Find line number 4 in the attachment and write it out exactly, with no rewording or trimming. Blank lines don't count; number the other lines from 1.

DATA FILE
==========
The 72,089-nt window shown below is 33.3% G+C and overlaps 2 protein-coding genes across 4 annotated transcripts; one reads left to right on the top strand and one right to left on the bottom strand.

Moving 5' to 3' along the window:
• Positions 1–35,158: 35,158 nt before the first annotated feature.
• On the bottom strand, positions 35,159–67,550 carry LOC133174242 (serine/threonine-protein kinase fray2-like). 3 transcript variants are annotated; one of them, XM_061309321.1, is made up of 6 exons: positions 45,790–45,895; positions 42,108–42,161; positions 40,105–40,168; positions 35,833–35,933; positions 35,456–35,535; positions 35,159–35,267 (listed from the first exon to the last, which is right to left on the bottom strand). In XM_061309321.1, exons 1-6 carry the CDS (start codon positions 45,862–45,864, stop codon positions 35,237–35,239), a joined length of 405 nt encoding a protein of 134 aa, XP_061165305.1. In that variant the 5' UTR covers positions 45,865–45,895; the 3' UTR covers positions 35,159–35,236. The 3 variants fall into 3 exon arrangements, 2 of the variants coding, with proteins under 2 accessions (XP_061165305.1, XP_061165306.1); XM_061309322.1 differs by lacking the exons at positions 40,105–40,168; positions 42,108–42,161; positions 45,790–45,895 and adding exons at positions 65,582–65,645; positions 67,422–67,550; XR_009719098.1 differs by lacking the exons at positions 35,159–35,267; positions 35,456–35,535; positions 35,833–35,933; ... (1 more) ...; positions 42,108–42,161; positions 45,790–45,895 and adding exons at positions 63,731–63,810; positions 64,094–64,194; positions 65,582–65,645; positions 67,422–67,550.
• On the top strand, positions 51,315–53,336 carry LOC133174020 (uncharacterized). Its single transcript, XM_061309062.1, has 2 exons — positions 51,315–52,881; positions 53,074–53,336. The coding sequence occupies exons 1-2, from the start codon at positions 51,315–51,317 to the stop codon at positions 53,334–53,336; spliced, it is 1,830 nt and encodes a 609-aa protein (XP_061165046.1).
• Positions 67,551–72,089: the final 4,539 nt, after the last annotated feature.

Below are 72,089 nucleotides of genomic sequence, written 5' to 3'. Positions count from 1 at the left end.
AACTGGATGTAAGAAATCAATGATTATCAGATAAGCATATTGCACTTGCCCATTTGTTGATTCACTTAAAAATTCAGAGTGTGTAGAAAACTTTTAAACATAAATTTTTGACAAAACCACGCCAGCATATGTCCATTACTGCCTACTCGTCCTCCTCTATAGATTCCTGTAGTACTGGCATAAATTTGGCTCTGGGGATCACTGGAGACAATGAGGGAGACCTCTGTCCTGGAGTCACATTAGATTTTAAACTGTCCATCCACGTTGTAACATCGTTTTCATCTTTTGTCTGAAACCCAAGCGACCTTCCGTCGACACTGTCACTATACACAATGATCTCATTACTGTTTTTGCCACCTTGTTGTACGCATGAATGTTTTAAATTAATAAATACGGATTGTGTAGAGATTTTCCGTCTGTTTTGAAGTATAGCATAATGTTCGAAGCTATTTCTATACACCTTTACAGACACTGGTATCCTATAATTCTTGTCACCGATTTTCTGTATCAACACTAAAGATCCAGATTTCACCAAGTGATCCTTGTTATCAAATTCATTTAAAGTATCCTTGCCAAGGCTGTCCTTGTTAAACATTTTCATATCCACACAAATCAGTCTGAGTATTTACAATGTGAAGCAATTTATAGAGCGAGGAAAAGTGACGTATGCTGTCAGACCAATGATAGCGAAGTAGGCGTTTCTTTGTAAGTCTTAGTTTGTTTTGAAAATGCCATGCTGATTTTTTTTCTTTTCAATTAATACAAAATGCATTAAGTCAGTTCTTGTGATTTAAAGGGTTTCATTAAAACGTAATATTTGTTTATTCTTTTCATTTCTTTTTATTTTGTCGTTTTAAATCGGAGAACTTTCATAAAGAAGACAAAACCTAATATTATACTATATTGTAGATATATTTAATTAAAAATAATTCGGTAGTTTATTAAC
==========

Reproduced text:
• On the bottom strand, positions 35,159–67,550 carry LOC133174242 (serine/threonine-protein kinase fray2-like). 3 transcript variants are annotated; one of them, XM_061309321.1, is made up of 6 exons: positions 45,790–45,895; positions 42,108–42,161; positions 40,105–40,168; positions 35,833–35,933; positions 35,456–35,535; positions 35,159–35,267 (listed from the first exon to the last, which is right to left on the bottom strand). In XM_061309321.1, exons 1-6 carry the CDS (start codon positions 45,862–45,864, stop codon positions 35,237–35,239), a joined length of 405 nt encoding a protein of 134 aa, XP_061165305.1. In that variant the 5' UTR covers positions 45,865–45,895; the 3' UTR covers positions 35,159–35,236. The 3 variants fall into 3 exon arrangements, 2 of the variants coding, with proteins under 2 accessions (XP_061165305.1, XP_061165306.1); XM_061309322.1 differs by lacking the exons at positions 40,105–40,168; positions 42,108–42,161; positions 45,790–45,895 and adding exons at positions 65,582–65,645; positions 67,422–67,550; XR_009719098.1 differs by lacking the exons at positions 35,159–35,267; positions 35,456–35,535; positions 35,833–35,933; ... (1 more) ...; positions 42,108–42,161; positions 45,790–45,895 and adding exons at positions 63,731–63,810; positions 64,094–64,194; positions 65,582–65,645; positions 67,422–67,550.